Dealing With Rejection: 5 Bulletproof Strategies for Writers

5 Bulletproof Strategies for Dealing with Rejection. Makealivingwriting.com

Rejection is inevitable when you’re a freelancer. You send out queries and LOIs, you’ll be dealing with rejection.

You get some bites and quote on projects…but then you meet up with characters like No, Not Now, Maybe Later, and Not Interested. When you find yourself reading yet another writing rejection, how do you respond?

Do you bounce back like a rubber band? Or does your confidence get flattened like a pancake?

Too many freelancers let writing rejection get in the way of success. And that’s a big problem. If you let rejection beat you down, you’re not going to make a living writing.

Believe me. I know what it’s like. I started out as a columnist and magazine writer. I experienced some early success and then I stalled. Editors started nailing No’s to my forehead. It was hard not to take it personally. Every writing rejection felt like proof I wasn’t any good, that nobody wanted my work.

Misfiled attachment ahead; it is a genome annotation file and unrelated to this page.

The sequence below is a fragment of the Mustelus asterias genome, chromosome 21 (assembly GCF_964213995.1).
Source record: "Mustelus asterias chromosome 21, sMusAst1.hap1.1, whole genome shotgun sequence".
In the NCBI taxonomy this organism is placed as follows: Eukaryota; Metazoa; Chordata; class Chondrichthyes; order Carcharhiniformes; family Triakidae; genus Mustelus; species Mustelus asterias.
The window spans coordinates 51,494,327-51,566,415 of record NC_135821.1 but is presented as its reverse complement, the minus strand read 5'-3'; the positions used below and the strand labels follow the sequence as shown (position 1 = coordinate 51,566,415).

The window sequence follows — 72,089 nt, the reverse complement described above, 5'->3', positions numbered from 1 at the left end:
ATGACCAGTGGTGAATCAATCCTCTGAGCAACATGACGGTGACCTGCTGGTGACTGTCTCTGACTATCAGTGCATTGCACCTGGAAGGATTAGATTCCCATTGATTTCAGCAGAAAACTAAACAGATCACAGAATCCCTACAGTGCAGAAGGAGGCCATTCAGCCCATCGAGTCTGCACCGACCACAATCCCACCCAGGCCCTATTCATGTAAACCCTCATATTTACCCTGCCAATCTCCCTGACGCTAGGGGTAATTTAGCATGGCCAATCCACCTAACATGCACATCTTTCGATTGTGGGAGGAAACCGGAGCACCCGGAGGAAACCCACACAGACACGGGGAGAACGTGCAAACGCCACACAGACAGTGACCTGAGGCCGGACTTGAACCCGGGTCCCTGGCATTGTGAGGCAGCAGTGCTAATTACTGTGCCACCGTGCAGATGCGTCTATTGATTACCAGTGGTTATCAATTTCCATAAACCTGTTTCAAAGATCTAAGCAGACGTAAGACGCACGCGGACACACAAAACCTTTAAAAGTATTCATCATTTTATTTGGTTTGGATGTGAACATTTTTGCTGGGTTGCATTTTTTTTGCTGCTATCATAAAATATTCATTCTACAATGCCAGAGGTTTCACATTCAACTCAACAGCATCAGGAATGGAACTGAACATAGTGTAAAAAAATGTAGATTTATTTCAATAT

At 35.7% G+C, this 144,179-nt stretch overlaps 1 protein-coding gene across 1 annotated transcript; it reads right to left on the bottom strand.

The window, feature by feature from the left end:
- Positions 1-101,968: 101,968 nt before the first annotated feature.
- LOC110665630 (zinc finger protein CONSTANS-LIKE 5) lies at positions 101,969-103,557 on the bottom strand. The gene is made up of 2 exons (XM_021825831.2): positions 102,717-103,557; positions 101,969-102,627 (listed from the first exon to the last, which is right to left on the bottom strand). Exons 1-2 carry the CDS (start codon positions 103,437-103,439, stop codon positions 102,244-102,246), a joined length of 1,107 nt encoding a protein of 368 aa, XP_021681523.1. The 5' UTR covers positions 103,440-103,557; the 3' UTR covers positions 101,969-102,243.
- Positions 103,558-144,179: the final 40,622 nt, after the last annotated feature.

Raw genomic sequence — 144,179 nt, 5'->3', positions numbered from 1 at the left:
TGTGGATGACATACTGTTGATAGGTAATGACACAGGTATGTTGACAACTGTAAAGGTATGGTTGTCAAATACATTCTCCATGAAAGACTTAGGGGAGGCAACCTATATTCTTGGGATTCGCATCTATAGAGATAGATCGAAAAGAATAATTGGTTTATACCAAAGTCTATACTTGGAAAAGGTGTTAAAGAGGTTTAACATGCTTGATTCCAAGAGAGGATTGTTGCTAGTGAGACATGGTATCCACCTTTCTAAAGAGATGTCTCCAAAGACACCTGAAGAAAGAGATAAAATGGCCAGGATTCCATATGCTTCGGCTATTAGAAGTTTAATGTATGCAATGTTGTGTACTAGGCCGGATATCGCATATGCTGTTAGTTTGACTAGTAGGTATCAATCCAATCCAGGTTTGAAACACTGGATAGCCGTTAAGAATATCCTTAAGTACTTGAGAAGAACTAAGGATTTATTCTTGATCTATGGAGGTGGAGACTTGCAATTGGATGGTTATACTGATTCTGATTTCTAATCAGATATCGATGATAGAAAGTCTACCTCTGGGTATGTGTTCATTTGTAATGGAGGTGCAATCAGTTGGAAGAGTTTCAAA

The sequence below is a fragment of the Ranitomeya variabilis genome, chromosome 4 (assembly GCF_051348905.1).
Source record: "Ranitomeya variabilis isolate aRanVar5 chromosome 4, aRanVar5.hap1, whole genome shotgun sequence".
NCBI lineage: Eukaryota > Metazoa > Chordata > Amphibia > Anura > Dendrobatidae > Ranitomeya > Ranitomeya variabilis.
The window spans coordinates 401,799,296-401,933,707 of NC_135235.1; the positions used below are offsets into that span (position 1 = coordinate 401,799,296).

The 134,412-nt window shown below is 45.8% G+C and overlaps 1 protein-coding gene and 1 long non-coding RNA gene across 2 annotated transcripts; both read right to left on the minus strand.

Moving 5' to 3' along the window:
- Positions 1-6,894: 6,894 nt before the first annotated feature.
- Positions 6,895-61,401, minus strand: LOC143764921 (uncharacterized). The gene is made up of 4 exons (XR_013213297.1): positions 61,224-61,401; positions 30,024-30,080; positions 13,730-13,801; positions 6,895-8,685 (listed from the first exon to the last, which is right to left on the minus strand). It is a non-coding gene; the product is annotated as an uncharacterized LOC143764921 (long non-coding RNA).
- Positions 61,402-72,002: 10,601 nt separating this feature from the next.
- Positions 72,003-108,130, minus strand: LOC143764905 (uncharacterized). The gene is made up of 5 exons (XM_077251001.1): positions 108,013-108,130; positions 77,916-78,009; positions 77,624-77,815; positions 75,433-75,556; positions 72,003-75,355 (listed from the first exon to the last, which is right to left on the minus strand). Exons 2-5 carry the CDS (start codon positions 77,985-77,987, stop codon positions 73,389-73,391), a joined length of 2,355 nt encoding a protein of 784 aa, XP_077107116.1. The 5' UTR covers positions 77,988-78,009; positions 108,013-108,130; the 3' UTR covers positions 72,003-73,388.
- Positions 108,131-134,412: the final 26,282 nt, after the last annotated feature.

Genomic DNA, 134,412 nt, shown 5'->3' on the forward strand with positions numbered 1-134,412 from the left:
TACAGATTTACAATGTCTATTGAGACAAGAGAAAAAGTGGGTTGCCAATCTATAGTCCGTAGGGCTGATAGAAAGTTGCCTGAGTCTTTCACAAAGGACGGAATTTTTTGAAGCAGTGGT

I knew I had to do something about it. Fortunately, after a lot of research, trial and error, and thrashing around, I developed five bulletproof strategies.

Coping strategies for dealing with rejection

I took a deep dive into the latest research on self-help, psychology, and building grit. Right away, one thing became clear. If you focus on rejection and failure, guess what you’re going to get? More of the same. Thinking this way can permeate your queries, LOIs, and conversations with prospects and perpetuate rejection.

Sounds pretty dismal, right? It wasn’t easy to change my way of thinking for dealing with rejection. But I had to do something. My research also helped me recognize that having coping strategies for constant rejection often makes the difference between success and failure. So I started putting strategies into practice to revive my writing career. And it worked.

Do you have any coping strategies in place for dealing with rejection? I didn’t have any for a long time, and there’s no question it affected my success—especially my income. Things are a lot better now. My struggle to deal with rejection helped me develop five coping strategies to create a “bulletproof consciousness” that pole-vaulted me past my contemporaries in terms of income and success.